I’ve continued practicing the exercises from The Oxygen Advantage for the past several days, and this morning I hit a nice exercise-related milestone.
I decided to take the past two days off from running. Instead I went for walks and practiced reducing my breathing while also doing some breath holds. I figured that some extra practice on the breathing side could be helpful.
This morning I went back to running, figuring I’d continue the interval approach. I decided that if I was going to do intervals anyway, I might as well see what it’s like to skip the 15-minute walking warmup. I wanted to know if that part was even making much difference. So I just walked for two minutes and then started running. That’s what I used to do before I’d read The Oxygen Advantage.
I ran a familiar route where the first half is mostly downhill, and the second half is uphill. I figured that I could probably handle a hill better if it was later in the run, so I’d be more warmed up. I’d previously figured out that nose breathing while running gets easier after about 30 minutes.
The first minute was the most difficult, like I wasn’t getting quite enough air. I felt that I might make it about 2-3 minutes before having to step it down to walking for a couple of minutes. Then I could build up to longer intervals like I did last week. But I kept going even though it felt uncomfortable to breathe this way, and my breathing soon stabilized. After 3-4 minutes, I felt like I could keep going and felt optimistic that I could do an hour of nose breathing running without having to step down to walking.
That turned out to be true. I ran for 70 minutes with nose breathing continuously – my first time ever doing a full run that way.
I ran about 10-15% slower than I used to do with mouth breathing, but I’m happy that I was able to do it. I figure I can build back up my speed as my body adapts better to nose breathing.
I didn’t think I’d be able to reach this point so quickly, so that was a nice surprise. I do think that doing more breathing practice for the past two days likely helped.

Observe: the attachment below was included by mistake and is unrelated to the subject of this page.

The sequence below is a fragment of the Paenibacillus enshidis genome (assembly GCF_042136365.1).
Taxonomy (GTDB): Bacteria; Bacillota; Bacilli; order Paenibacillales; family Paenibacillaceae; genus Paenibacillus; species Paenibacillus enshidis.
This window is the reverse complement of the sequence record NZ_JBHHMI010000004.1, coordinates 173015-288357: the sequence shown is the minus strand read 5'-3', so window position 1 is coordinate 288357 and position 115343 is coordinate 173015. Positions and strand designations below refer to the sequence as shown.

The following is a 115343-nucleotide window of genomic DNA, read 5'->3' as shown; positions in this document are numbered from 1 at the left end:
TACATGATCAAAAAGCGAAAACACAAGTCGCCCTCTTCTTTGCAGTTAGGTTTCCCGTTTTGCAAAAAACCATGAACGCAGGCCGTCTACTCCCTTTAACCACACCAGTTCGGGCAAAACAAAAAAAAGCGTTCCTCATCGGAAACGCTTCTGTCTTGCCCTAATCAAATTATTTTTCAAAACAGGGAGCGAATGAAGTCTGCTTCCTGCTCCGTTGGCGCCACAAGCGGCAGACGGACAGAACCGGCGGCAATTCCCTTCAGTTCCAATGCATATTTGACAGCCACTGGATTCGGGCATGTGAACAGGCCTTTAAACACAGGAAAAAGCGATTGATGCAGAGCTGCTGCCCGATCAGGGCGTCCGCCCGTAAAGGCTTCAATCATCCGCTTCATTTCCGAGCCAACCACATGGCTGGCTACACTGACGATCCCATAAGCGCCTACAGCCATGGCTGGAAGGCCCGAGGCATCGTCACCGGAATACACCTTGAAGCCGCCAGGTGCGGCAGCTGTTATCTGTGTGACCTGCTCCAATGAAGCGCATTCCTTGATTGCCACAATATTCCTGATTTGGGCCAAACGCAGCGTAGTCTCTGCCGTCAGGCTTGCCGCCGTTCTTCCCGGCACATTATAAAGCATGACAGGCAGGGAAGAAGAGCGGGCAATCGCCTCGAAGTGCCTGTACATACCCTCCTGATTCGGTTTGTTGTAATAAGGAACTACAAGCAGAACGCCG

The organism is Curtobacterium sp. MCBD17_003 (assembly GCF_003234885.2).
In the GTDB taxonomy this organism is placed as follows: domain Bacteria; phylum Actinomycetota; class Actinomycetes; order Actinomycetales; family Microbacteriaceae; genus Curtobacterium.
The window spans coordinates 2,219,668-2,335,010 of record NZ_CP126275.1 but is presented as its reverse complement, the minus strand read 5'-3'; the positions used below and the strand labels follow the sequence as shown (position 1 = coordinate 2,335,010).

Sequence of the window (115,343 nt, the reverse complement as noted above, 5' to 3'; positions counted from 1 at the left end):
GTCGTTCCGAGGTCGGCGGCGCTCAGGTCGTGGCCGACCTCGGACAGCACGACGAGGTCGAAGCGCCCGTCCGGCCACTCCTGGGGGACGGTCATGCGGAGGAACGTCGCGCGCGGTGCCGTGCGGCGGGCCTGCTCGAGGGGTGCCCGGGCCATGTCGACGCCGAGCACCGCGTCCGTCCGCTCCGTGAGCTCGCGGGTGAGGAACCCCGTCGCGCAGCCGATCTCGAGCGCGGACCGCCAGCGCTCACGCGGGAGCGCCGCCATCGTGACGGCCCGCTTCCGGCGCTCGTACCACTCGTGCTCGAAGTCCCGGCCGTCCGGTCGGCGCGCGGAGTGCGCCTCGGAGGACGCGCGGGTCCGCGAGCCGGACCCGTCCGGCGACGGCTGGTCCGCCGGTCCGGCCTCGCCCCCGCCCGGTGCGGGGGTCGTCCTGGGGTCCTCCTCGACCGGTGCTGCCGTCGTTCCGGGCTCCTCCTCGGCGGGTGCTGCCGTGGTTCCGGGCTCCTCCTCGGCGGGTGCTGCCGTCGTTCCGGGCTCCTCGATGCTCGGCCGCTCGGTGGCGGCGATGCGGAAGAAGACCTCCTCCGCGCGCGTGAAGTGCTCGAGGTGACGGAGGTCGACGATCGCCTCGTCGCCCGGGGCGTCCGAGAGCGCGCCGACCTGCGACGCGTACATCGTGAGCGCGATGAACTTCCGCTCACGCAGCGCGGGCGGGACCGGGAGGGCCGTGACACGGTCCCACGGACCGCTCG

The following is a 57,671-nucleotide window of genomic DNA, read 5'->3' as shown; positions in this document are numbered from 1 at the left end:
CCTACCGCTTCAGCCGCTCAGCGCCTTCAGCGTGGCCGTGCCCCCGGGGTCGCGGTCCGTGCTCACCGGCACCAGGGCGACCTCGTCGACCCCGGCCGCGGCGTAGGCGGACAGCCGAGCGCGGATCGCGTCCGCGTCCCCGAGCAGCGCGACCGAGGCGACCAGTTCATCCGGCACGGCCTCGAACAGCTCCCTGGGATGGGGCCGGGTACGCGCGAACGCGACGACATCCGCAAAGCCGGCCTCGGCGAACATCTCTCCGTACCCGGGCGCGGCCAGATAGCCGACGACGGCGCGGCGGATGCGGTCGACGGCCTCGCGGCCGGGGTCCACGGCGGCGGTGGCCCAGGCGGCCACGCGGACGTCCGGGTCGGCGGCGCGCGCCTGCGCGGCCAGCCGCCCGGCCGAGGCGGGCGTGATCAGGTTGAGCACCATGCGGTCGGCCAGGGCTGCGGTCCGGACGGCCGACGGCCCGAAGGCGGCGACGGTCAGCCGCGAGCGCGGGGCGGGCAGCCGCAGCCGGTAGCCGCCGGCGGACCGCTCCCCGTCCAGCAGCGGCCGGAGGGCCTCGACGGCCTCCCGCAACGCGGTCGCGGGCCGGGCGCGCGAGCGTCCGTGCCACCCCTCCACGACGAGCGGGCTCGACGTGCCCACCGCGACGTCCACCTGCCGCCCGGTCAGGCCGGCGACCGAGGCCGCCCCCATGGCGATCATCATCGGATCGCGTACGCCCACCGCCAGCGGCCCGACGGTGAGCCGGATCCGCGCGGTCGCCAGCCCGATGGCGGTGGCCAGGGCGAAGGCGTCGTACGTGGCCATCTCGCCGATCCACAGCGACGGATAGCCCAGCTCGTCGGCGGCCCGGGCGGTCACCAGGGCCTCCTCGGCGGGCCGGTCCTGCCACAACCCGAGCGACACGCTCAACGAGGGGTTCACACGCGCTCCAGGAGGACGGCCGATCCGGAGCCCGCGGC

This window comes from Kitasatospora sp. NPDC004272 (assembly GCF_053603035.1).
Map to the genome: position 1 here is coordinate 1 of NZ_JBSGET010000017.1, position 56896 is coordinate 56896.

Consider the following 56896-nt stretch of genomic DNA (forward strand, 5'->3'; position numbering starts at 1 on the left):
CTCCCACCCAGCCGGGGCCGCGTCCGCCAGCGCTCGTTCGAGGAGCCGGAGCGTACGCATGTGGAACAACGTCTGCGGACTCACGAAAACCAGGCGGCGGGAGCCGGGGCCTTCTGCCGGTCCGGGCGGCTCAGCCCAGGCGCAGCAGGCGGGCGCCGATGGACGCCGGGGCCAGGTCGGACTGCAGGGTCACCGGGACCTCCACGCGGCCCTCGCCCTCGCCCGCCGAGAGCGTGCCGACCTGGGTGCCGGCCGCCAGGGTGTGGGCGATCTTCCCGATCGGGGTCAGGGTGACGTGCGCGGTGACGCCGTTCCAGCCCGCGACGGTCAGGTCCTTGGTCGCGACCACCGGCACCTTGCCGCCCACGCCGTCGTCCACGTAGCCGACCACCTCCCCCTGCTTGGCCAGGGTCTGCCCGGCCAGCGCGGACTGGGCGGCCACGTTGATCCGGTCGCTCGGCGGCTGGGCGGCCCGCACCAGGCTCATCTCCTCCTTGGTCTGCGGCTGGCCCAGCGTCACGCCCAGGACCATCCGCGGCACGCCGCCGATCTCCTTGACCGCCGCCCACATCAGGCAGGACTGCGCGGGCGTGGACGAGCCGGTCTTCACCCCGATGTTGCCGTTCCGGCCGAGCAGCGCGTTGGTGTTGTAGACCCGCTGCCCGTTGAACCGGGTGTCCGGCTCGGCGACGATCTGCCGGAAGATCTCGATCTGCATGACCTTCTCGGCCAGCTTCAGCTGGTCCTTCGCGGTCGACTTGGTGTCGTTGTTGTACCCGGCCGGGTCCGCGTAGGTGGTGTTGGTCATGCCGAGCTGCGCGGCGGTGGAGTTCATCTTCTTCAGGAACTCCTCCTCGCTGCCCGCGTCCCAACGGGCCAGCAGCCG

In the second half of the run, I also did about a dozen breath holds, usually for 12-13 paces. These are harder when going uphill, so sometimes I only made it 10 paces. Note that breath holds are done after exhaling, so the lungs are mostly empty.
I felt like my breathing wasn’t quite where I wanted it to be for much of the run. It seemed a bit heavier than before, even though I was still breathing through my nose the whole time. Interestingly I found that my breathing got lighter at around 55 minutes, during the uphill portion. The last 15 minutes of the run actually felt pretty nice, like I was getting a taste of what it could feel like to nose breathe while running and have it feel comfortable and natural.
I’d love it if my entire runs could eventually feel like those last 15 minutes – with relaxed breathing through my nose.
It’s an interesting challenge to coax my body into a different behavioral pattern, knowing that it’s going to feel uncomfortable for a while. My body breathes heavier as if it needs more oxygen, but it actually doesn’t. It just needs to build up more tolerance for carbon dioxide.
A key point that The Oxygen Advantage makes is that you know you’re making progress when you feel the desire to take a bigger breath. It’s the discomfort of holding back on that bigger breath that helps you progress.
It’s uncomfortable to breathe more shallowly when my body signals that it wants more air. It’s hard to sip air when my body would rather gulp it.
Running while nose breathing doesn’t feel nearly as comfortable as it felt with mouth breathing. I wonder how long it will take for running with nose breathing to feel normal and natural throughout – or even better than my old mouth breathing approach.
Making progress with personal growth often entails discomfort. Building a tolerance for discomfort in general is helpful. The more we build up this tolerance, the easier it is to step into the growth space. If you’re only willing to grow comfortably, you’ll leave a lot of growth possibilities unexplored.